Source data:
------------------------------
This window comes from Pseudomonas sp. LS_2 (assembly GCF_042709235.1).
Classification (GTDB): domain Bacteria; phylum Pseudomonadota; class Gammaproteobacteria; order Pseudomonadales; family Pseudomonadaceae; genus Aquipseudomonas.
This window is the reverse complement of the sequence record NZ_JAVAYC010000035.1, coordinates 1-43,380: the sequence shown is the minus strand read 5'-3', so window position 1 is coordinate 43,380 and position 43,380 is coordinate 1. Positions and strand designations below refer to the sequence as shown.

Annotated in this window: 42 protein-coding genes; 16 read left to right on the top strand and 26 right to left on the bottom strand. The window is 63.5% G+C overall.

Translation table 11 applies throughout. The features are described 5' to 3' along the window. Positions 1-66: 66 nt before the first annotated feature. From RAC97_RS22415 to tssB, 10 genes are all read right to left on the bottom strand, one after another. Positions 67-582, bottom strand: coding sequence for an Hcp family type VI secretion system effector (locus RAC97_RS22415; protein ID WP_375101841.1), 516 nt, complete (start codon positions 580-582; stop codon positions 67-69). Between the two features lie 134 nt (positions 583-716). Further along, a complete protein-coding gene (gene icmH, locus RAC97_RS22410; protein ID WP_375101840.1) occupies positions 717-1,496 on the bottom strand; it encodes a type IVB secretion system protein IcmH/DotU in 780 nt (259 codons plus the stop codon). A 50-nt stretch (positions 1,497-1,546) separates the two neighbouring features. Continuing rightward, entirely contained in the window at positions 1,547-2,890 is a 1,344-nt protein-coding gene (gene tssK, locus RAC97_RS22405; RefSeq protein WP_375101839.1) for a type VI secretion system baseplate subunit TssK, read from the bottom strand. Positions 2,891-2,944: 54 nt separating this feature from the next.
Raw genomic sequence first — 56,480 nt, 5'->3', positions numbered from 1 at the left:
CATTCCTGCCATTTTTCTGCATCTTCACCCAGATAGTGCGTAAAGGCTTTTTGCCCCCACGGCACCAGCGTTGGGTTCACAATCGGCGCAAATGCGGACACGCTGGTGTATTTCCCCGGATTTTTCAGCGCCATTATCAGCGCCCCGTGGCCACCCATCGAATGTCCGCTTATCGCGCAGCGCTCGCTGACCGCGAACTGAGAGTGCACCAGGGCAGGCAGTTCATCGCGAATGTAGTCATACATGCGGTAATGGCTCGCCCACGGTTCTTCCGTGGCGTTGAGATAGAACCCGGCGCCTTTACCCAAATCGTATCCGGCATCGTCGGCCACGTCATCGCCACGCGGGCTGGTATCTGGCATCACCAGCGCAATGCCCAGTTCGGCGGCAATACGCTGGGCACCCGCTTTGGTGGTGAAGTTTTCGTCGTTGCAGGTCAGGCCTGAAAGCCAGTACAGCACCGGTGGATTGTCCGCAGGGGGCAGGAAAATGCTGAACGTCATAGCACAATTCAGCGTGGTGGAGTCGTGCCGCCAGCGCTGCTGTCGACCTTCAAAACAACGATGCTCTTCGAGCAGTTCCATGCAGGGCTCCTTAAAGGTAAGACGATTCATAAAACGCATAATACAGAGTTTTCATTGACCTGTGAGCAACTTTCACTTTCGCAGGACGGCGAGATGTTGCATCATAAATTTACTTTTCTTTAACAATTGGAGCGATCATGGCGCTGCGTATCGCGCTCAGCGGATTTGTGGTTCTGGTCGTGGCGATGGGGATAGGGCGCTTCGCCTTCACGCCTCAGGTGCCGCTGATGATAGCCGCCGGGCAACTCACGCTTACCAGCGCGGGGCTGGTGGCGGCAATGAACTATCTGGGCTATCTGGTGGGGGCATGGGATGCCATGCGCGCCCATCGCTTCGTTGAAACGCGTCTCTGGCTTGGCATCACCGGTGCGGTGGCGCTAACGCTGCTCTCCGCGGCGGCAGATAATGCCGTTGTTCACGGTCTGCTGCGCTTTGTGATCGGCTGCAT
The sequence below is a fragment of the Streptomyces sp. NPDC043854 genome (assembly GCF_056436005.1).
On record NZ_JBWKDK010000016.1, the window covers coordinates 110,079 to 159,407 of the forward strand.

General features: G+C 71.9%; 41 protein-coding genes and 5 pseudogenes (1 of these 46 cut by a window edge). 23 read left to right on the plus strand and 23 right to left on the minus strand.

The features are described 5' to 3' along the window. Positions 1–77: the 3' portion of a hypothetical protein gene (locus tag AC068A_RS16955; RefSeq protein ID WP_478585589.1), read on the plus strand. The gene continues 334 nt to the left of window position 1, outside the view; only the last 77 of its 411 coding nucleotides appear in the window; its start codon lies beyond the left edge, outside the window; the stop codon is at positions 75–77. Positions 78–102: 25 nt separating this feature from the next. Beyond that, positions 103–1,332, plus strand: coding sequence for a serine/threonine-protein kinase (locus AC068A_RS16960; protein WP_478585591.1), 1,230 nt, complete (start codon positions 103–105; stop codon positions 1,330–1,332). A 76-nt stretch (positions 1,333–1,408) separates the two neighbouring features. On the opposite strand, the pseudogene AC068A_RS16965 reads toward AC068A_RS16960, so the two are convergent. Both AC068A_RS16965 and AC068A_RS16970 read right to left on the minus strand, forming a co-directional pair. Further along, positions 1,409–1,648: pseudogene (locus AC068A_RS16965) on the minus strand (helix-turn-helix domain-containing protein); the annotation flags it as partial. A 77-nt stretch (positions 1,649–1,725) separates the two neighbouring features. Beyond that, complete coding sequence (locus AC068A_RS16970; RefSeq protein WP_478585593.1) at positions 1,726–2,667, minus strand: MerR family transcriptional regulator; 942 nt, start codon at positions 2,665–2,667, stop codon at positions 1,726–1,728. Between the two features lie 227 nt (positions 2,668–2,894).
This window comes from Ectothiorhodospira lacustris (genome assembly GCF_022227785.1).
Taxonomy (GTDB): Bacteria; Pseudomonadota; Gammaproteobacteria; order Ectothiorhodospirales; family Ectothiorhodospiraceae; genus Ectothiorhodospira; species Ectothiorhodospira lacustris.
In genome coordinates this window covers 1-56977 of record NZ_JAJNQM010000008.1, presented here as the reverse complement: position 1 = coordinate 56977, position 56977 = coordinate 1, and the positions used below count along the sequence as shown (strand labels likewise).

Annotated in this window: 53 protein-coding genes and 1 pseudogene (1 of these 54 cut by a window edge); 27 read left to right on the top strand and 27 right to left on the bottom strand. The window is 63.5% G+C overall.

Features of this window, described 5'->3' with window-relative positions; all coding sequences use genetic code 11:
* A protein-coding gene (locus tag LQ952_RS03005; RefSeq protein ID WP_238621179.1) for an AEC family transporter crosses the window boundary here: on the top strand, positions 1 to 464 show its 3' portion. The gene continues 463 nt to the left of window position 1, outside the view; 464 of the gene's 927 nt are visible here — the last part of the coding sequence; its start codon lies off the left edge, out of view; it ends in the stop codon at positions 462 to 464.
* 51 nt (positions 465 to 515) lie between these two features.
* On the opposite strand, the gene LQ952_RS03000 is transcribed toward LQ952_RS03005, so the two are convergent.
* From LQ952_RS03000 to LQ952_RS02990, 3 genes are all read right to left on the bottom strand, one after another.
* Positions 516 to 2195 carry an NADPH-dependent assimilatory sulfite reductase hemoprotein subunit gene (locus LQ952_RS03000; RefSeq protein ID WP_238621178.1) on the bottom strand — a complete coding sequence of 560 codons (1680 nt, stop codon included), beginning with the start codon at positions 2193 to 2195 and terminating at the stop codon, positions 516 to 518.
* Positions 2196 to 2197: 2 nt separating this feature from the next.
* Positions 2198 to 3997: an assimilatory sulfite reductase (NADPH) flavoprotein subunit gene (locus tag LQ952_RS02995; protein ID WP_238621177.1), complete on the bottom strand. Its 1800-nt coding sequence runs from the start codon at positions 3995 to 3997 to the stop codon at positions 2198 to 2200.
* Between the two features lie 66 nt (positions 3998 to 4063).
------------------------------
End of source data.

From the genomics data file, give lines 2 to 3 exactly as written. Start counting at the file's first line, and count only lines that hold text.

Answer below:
Classification (GTDB): domain Bacteria; phylum Pseudomonadota; class Gammaproteobacteria; order Pseudomonadales; family Pseudomonadaceae; genus Aquipseudomonas.
This window is the reverse complement of the sequence record NZ_JAVAYC010000035.1, coordinates 1-43,380: the sequence shown is the minus strand read 5'-3', so window position 1 is coordinate 43,380 and position 43,380 is coordinate 1. Positions and strand designations below refer to the sequence as shown.